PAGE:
Montana's attempt to ban TikTok in the state blocked by federal judge

 December 2, 2023

A Montana law passed last year that would have banned the popular Chinese-backed app, TikTok, ran into a major roadblock this week. 

According to the New York Post, a federal judge blocked the new law that would ban the app in Montana, which was the first-of-its-kind state law.

The judge in the case, District Judge Donald Molloy, cited freedom of speech concerns in the preliminary injunction he ordered against the law.

Judge Molloy said the law "oversteps state power and infringes on the constitutional rights of users."

The law met heavy resistance earlier this year, as TikTok users in the state, along with the company itself, filed lawsuits to stop the law in its tracks. That legal battle played out in May.

The purpose of the law was to ban the app because it poses security risks for U.S. users, including the transmission of user data back to China. TikTok has said it now uses U.S. based Oracle to house its U.S. user data.

The Post noted:

TikTok said in a court filing it “has not shared, and would not share, US user data with the Chinese government, and has taken substantial measures to protect the privacy and security of TikTok users.”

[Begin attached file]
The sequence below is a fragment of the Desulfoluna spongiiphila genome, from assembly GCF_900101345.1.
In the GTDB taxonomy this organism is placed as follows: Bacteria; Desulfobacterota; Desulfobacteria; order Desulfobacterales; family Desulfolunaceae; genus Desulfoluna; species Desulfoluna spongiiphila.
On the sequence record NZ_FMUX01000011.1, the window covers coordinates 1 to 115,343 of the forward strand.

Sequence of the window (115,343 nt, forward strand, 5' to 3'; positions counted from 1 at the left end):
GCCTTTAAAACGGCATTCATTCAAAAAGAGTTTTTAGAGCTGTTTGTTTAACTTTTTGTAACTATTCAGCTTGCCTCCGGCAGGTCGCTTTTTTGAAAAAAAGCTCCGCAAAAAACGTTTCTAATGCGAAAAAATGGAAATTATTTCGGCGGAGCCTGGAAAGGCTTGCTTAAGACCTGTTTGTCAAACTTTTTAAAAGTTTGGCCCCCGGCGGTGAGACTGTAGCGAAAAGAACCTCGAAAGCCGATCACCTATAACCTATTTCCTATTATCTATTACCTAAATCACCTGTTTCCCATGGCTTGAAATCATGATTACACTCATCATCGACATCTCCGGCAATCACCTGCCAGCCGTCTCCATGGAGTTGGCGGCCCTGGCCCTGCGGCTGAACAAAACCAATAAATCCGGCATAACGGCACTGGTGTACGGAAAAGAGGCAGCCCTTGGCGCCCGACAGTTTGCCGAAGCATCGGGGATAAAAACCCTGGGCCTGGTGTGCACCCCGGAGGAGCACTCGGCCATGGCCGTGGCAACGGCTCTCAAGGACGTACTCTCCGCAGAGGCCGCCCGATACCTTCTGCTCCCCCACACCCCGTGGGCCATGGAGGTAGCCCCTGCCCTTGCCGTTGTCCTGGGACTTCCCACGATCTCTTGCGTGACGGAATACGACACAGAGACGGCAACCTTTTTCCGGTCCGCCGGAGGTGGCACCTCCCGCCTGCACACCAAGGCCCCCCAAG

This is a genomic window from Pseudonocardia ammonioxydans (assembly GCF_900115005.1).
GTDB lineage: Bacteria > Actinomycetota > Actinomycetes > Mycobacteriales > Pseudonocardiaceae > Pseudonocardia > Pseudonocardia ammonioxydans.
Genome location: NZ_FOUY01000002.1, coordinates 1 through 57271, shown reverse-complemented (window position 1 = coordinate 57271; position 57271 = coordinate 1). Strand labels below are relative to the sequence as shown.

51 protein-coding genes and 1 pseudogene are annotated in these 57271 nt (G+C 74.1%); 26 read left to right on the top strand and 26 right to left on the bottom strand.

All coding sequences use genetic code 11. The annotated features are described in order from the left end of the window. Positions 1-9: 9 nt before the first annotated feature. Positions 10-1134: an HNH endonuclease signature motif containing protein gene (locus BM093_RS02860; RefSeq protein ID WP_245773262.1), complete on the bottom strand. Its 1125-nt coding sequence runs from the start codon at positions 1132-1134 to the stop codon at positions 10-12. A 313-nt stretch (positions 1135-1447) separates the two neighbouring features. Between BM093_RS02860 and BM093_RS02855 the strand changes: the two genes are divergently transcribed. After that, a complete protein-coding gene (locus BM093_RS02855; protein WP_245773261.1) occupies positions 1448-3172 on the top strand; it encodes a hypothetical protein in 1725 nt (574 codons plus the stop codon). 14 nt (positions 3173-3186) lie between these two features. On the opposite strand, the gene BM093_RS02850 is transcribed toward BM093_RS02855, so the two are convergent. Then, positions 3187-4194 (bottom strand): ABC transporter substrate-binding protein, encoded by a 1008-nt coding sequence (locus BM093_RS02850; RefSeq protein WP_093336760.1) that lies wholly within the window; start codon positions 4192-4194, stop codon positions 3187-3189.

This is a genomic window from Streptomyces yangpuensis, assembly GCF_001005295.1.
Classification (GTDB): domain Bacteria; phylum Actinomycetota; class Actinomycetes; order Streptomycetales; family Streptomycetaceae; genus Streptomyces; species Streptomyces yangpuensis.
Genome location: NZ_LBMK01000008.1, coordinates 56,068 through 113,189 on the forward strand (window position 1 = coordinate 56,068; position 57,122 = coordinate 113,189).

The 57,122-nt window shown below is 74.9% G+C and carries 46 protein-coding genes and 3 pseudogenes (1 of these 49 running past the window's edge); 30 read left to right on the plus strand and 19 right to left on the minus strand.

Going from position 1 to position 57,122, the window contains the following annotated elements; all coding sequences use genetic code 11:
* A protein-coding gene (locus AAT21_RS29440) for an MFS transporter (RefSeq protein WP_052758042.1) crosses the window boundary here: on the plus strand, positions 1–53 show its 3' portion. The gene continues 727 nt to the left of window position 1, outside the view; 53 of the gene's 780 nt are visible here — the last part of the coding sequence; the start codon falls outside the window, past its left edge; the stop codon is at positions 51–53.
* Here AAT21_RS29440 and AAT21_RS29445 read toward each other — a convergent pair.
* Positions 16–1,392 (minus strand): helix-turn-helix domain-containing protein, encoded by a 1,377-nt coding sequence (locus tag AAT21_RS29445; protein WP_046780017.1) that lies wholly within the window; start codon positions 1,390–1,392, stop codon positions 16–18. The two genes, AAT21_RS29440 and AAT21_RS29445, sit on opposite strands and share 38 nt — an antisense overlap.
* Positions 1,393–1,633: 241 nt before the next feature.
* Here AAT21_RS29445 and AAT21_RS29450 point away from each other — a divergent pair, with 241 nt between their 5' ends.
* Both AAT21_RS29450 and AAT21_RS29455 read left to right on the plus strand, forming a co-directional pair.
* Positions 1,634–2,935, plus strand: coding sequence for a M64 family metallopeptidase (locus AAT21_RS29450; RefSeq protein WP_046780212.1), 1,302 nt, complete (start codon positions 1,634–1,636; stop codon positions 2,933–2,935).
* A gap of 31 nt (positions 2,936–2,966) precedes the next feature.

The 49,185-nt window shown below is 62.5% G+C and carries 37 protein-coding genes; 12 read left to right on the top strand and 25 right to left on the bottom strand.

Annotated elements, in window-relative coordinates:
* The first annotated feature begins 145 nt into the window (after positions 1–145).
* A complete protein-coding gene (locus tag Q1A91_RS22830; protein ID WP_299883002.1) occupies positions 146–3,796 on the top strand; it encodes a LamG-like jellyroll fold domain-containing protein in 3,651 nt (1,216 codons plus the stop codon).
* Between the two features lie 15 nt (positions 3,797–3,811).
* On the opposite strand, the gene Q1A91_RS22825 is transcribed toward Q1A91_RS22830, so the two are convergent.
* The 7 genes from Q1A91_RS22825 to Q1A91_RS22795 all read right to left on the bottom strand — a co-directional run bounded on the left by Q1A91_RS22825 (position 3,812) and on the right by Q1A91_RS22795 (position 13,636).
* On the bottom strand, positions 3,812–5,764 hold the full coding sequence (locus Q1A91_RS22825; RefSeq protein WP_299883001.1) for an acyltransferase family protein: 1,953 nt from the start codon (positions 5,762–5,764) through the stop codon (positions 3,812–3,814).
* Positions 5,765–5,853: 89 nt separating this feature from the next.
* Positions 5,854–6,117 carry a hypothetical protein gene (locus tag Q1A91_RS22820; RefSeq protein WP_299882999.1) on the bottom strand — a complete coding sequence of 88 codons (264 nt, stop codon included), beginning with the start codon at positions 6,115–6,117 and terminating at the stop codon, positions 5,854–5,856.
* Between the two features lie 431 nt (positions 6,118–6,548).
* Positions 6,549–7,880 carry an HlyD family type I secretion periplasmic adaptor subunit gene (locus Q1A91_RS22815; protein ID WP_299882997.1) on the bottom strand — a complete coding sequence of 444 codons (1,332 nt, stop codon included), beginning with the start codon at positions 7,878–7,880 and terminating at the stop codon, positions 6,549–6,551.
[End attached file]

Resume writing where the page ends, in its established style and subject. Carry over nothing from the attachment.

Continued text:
According to a recent Politico report, the injunction, while technically temporary, will likely stand the test of time.

Judge Donald Molloy’s Thursday ruling technically only stalls Montana’s plans to block the popular video-sharing app for its residents starting in the new year. But several experts said the decision — which found the law to be a violation of the First Amendment — likely foreclosed on the idea of a broad, nationwide ban of TikTok or that copycat bills would move in other states.

There's a bipartisan effort gaining steam in Congress that would result in the crafting of a bill to give the White House more power to selectively ban certain apps tied to foreign adversaries.

Ryan Wrasse, a spokesperson for Sen. John Thune (R-SD), commented on the most recent ruling and noted that it will take a more nuanced approach to targeting certain apps as opposed to outright bans, which are likely to die in the courts on free speech grounds.

"The court ruling demonstrates the legal and constitutional difficulties an outright ban faces," Wrasse said.

TikTok reported that about one-third of Montana residents are TikTok users, and the company has about 150 million users across the United States, making it one of the most popular social media platforms out there.

Only time will tell if the judge's ruling changes course.